5 Tour a modern home with expert detailing
Boutique developer Modernest creates houses that appeal to buyers seeking turn key properties with a twist. Designed by Kyra Clarkson Architect, the mid-market developments feature contemporary facades, but are not so stark as to annoy their historic neighbours. Handsome black-stained pine siding and wood-framed windows add curb appeal to this boxy new build in Harbord Village – and even more smart moves await inside. A skylight above the open-tread staircase illuminates the crisp white interiors, while at the back, a cantilevered second storey extends out over the back patio to provide cozy coverage from the elements. 287 Brusnwick Ave, Sun 10-5

Photo by Rob Fiocca


6 For another modern residence, check out Studio Junction’s Courtyard House. The warehouse-turned-laneway home is named for an internal courtyard carved into the second storey. See for yourself why it won an OAA Design Excellence Award back in 2009. 2087 Davenport Rd, Sat & Sun 10-5



7 Get a look at a renowned architecture firm’s creative process
Time to find out if Moriyama and Teshima Architects’ George St. office is as calm and orderly as the firm’s acclaimed museums and academic buildings. Our guess: yes. Originally a 1920s paper manufacturing facility, this repurposed warehouse retains its industrial roots with exposed brick walls and post beam framing, but adds in a few soothing modern touches – such as a fishpond filled with koi. Look for renderings and wooden models of past projects on display throughout the open concept studio. 117 George St, Sun 10-5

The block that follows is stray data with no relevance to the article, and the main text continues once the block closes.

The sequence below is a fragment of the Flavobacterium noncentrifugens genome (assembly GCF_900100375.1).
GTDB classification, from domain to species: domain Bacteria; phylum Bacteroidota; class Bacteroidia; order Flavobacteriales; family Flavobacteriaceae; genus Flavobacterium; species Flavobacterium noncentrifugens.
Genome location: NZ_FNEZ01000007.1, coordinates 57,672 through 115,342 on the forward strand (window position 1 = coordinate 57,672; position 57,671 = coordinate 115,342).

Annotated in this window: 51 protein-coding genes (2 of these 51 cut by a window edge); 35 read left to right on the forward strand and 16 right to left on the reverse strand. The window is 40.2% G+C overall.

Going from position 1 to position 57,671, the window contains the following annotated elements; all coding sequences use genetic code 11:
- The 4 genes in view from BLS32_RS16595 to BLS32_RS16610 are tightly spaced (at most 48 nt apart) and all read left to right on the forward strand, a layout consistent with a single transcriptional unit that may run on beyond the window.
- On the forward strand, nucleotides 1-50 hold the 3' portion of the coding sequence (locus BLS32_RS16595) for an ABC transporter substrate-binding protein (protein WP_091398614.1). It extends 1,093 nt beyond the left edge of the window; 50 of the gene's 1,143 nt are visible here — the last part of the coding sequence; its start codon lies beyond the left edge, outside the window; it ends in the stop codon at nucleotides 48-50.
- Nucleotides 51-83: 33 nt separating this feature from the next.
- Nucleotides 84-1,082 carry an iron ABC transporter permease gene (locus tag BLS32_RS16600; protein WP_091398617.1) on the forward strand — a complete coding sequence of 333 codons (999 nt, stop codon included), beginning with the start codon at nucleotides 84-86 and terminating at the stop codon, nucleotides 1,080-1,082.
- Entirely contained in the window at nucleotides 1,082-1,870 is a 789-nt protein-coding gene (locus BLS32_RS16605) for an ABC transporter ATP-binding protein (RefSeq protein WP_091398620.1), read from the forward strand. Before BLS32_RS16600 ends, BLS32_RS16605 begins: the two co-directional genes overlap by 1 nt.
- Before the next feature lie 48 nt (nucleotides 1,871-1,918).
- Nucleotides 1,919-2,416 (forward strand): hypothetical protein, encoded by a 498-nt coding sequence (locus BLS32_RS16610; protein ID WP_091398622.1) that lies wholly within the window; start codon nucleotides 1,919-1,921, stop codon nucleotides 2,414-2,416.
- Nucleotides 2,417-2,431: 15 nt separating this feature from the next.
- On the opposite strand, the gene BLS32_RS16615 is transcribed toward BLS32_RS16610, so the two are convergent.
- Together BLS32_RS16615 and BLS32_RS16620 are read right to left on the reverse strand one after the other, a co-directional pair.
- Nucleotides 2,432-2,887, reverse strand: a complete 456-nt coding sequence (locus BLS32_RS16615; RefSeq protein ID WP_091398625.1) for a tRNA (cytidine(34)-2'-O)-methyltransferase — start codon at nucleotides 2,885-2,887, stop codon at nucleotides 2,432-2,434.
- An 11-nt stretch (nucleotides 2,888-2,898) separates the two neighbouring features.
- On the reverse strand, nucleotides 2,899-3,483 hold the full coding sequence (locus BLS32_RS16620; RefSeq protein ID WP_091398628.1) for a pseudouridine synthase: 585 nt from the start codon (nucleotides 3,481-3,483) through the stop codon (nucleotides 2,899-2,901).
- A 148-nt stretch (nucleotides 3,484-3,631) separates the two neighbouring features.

As an added bonus, two of MTA’s most striking designs, the Bata Shoe Museum and the Aga Khan Museum, are offering discounted admission during Doors Open.

8 For more designers’ workspaces, stop by the studios of Atelier RZBLD, Denegri Bessai Studio, DTAH (shown here), Hariri Pontarini, Teeple and Zeidler. The Ontario Association of Architects is also welcoming visitors to its Don Mills headquarters, where an exhibition of 2016’s OAA award winners will be on display.

9 Hear from an international design star
Industrial designer Karim Rashid kicks off this year’s edition of Doors Open by delivering the event’s first-ever keynote at the Design Exchange on Friday night. In the Toronto Star’s recent interview with the prolific creative, he offers some clues about what he may discuss in his talk, titled “The Future of Design.” Specifically, Rashid calls for an end to society’s fear of the present – which he sees as driving hipster nostalgia for retro designs. Perhaps his lecture will convince a few audience members to follow his lead and adopt a boldly contemporary all-pink wardrobe. 234 Bay St, Fri 7:30 pm

10 For more commentary from the design community, join one of Doors Open’s new walking tours. Waterfront Toronto guides a stroll through the West Don Lands, highlighting how public sculptures such as Daniel Borins and Jennifer Marman’s playful trio of figures, The Water Guardians, have played a role in rejuvenating the neighbourhood. Sat & Sun 10 & 2